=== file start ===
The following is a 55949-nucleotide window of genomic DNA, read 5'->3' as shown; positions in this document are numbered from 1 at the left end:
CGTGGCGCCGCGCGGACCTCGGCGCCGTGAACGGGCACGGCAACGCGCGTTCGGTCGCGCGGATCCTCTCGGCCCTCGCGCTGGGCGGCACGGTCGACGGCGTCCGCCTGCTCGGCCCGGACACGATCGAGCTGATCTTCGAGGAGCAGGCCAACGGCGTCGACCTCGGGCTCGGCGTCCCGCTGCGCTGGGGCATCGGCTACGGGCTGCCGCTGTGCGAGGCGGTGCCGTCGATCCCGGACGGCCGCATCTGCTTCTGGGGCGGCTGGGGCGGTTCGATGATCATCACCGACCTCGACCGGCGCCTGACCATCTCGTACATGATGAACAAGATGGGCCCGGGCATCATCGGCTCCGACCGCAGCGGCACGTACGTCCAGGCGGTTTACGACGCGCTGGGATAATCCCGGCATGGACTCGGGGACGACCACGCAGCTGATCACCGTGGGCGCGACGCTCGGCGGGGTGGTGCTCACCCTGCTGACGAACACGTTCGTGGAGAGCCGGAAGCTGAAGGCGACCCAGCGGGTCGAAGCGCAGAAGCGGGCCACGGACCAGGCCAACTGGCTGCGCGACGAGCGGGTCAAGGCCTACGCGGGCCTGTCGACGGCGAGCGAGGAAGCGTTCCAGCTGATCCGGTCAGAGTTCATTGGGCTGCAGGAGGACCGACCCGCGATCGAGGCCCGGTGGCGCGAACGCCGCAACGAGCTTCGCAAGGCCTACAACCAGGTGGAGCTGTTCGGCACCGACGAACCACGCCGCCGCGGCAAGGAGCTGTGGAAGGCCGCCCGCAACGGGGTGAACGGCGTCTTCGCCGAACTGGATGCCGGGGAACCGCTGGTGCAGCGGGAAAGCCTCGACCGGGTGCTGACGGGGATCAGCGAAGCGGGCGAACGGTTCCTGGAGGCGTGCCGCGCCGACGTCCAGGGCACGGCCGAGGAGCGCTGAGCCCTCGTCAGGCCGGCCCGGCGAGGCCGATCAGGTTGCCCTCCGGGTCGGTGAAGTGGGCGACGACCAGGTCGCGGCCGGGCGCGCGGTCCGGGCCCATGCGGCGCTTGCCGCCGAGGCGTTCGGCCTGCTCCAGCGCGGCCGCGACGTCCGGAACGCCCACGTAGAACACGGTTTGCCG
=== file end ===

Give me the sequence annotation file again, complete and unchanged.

The following is a 55949-nucleotide window of genomic DNA, read 5'->3' as shown; positions in this document are numbered from 1 at the left end:
CGTGGCGCCGCGCGGACCTCGGCGCCGTGAACGGGCACGGCAACGCGCGTTCGGTCGCGCGGATCCTCTCGGCCCTCGCGCTGGGCGGCACGGTCGACGGCGTCCGCCTGCTCGGCCCGGACACGATCGAGCTGATCTTCGAGGAGCAGGCCAACGGCGTCGACCTCGGGCTCGGCGTCCCGCTGCGCTGGGGCATCGGCTACGGGCTGCCGCTGTGCGAGGCGGTGCCGTCGATCCCGGACGGCCGCATCTGCTTCTGGGGCGGCTGGGGCGGTTCGATGATCATCACCGACCTCGACCGGCGCCTGACCATCTCGTACATGATGAACAAGATGGGCCCGGGCATCATCGGCTCCGACCGCAGCGGCACGTACGTCCAGGCGGTTTACGACGCGCTGGGATAATCCCGGCATGGACTCGGGGACGACCACGCAGCTGATCACCGTGGGCGCGACGCTCGGCGGGGTGGTGCTCACCCTGCTGACGAACACGTTCGTGGAGAGCCGGAAGCTGAAGGCGACCCAGCGGGTCGAAGCGCAGAAGCGGGCCACGGACCAGGCCAACTGGCTGCGCGACGAGCGGGTCAAGGCCTACGCGGGCCTGTCGACGGCGAGCGAGGAAGCGTTCCAGCTGATCCGGTCAGAGTTCATTGGGCTGCAGGAGGACCGACCCGCGATCGAGGCCCGGTGGCGCGAACGCCGCAACGAGCTTCGCAAGGCCTACAACCAGGTGGAGCTGTTCGGCACCGACGAACCACGCCGCCGCGGCAAGGAGCTGTGGAAGGCCGCCCGCAACGGGGTGAACGGCGTCTTCGCCGAACTGGATGCCGGGGAACCGCTGGTGCAGCGGGAAAGCCTCGACCGGGTGCTGACGGGGATCAGCGAAGCGGGCGAACGGTTCCTGGAGGCGTGCCGCGCCGACGTCCAGGGCACGGCCGAGGAGCGCTGAGCCCTCGTCAGGCCGGCCCGGCGAGGCCGATCAGGTTGCCCTCCGGGTCGGTGAAGTGGGCGACGACCAGGTCGCGGCCGGGCGCGCGGTCCGGGCCCATGCGGCGCTTGCCGCCGAGGCGTTCGGCCTGCTCCAGCGCGGCCGCGACGTCCGGAACGCCCACGTAGAACACGGTTTGCCG